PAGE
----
Heat Capacity of PbS: Isotope Effects

Cardona, M.
Kremer, R. K.
Lauck, R.
Siegle, G.
Serrano, J.
Romero, A. H.
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In recent years, the availability of highly pure stable isotopes has made possible the investigation of the dependence of the physical properties of crystals, in particular semiconductors, on their isotopic composition. Following the investigation of the specific heat ($C_p$, $C_v$) of monatomic crystals such as diamond, silicon, and germanium, similar investigations have been undertaken for the tetrahedral diatomic systems ZnO and GaN (wurtzite structure), for which the effect of the mass of the cation differs from that of the anion. In this article we present measurements for a semiconductor with rock salt structure, namely lead sulfide. Because of the large difference in the atomic mass of both constituents ($M_{\rm Pb}$= 207.21 and ($M_{\rm S}$=32.06 a.m.u., for the natural isotopic abundance) the effects of varying the cation and that of the anion mass are very different for this canonical semiconductor. We compare the measured temperature dependence of $C_p \approx C_v$, and the corresponding derivatives with respect to ($M_{\rm Pb}$ and $M_{\rm S}$), with \textit{\textit{ab initio}} calculations based on the lattice dynamics obtained from the local density approximation (LDA) electronic band structure. Quantitative deviations between theory and experiment are attributed to the absence of spin-orbit interaction in the ABINIT program used for the electronic band structure calculations.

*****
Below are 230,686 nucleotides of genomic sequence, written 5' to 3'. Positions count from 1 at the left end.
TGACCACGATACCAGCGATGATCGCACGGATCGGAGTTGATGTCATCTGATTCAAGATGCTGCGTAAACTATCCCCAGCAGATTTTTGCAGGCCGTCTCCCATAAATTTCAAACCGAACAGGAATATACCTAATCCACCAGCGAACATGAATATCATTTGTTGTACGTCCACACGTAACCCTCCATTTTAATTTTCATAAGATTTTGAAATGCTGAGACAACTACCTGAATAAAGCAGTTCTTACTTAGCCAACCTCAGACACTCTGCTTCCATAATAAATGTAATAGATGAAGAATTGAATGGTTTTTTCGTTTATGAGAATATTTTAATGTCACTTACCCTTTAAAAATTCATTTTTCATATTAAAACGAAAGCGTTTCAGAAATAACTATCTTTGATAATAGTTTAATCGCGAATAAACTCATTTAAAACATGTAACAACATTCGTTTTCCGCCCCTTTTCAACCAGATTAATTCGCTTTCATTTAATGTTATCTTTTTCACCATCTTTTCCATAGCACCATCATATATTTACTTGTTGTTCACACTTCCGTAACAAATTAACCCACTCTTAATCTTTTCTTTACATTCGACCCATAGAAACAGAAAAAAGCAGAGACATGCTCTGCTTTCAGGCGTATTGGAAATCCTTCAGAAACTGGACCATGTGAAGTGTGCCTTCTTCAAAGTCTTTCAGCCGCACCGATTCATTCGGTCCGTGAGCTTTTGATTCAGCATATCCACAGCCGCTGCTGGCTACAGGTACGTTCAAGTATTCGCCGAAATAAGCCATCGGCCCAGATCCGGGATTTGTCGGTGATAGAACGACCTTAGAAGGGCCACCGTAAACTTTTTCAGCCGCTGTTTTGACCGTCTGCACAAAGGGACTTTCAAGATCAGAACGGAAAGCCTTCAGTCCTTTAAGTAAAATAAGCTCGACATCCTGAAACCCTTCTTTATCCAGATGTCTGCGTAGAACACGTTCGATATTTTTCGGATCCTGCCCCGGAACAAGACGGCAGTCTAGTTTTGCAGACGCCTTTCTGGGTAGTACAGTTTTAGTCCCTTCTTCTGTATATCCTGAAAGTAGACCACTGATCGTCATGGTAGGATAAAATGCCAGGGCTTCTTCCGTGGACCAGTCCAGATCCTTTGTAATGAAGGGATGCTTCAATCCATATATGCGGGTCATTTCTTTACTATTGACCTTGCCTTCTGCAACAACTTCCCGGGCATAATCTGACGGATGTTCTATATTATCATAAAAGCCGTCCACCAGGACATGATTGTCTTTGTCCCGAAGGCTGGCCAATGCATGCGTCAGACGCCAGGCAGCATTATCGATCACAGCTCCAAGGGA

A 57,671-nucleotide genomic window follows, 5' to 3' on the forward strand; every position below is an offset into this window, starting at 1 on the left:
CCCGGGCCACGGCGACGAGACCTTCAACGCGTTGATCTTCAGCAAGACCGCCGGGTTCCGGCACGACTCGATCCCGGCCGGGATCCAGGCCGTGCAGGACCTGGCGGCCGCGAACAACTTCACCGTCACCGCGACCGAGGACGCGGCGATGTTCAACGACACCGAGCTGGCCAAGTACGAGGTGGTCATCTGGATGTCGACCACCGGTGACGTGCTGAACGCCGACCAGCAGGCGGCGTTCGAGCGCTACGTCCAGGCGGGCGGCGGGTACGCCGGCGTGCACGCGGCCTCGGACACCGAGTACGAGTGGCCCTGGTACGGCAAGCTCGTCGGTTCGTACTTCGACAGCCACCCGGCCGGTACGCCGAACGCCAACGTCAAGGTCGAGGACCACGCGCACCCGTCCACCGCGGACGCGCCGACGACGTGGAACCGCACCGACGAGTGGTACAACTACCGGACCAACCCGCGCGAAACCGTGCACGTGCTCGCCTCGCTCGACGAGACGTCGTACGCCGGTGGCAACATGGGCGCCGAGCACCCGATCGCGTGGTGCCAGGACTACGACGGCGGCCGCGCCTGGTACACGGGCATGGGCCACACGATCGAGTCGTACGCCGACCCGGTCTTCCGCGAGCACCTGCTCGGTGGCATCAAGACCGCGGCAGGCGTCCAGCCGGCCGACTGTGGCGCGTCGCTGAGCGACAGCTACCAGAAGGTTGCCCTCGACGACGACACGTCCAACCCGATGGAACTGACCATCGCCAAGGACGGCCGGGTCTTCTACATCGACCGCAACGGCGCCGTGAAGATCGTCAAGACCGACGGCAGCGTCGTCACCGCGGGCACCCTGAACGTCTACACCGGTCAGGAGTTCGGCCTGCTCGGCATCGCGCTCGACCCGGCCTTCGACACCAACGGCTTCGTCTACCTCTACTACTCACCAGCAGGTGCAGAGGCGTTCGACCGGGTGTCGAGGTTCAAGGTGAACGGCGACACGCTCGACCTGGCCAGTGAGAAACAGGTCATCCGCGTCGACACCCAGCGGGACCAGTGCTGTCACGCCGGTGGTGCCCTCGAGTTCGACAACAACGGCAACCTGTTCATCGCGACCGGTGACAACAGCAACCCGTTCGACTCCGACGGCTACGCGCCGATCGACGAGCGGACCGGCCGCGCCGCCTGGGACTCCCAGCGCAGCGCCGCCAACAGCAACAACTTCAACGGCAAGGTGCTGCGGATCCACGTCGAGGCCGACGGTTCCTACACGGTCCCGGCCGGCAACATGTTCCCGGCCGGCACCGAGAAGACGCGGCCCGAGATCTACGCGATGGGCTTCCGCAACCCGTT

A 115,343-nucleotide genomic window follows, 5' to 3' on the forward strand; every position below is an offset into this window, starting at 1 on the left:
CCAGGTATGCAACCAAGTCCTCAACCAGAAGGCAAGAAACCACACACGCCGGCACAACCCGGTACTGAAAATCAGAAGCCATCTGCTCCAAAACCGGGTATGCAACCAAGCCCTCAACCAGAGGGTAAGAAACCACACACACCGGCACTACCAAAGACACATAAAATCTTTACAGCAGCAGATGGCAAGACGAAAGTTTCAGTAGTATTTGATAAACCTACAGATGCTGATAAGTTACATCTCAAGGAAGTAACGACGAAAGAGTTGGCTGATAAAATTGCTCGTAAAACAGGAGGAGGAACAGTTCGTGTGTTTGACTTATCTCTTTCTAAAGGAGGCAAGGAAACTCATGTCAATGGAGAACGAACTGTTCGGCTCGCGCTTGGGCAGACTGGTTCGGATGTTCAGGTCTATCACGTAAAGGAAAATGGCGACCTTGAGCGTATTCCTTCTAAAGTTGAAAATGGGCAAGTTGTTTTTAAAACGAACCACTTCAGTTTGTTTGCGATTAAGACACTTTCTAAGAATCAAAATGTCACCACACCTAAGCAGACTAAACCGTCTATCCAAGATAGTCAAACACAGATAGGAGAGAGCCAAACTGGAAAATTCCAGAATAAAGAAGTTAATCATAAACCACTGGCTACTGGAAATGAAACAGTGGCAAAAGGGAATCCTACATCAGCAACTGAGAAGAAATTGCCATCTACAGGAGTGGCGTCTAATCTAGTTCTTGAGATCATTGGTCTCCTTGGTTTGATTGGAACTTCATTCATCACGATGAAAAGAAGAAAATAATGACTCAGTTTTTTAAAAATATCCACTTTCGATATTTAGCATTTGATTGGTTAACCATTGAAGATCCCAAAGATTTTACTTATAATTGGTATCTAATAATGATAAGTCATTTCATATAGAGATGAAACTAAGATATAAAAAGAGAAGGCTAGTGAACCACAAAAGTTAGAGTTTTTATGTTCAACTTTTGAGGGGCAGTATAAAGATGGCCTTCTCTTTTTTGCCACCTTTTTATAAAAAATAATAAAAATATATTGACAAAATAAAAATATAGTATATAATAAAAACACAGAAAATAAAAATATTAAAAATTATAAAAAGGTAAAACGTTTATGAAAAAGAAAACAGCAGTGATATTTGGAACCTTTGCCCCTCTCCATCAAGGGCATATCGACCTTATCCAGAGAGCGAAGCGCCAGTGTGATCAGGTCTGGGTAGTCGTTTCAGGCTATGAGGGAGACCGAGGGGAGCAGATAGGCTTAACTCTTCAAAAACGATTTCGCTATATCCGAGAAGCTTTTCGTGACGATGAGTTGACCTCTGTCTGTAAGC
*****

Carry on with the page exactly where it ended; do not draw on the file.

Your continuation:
Comment: 17 pages including 10 Figs
Condensed Matter - Materials Science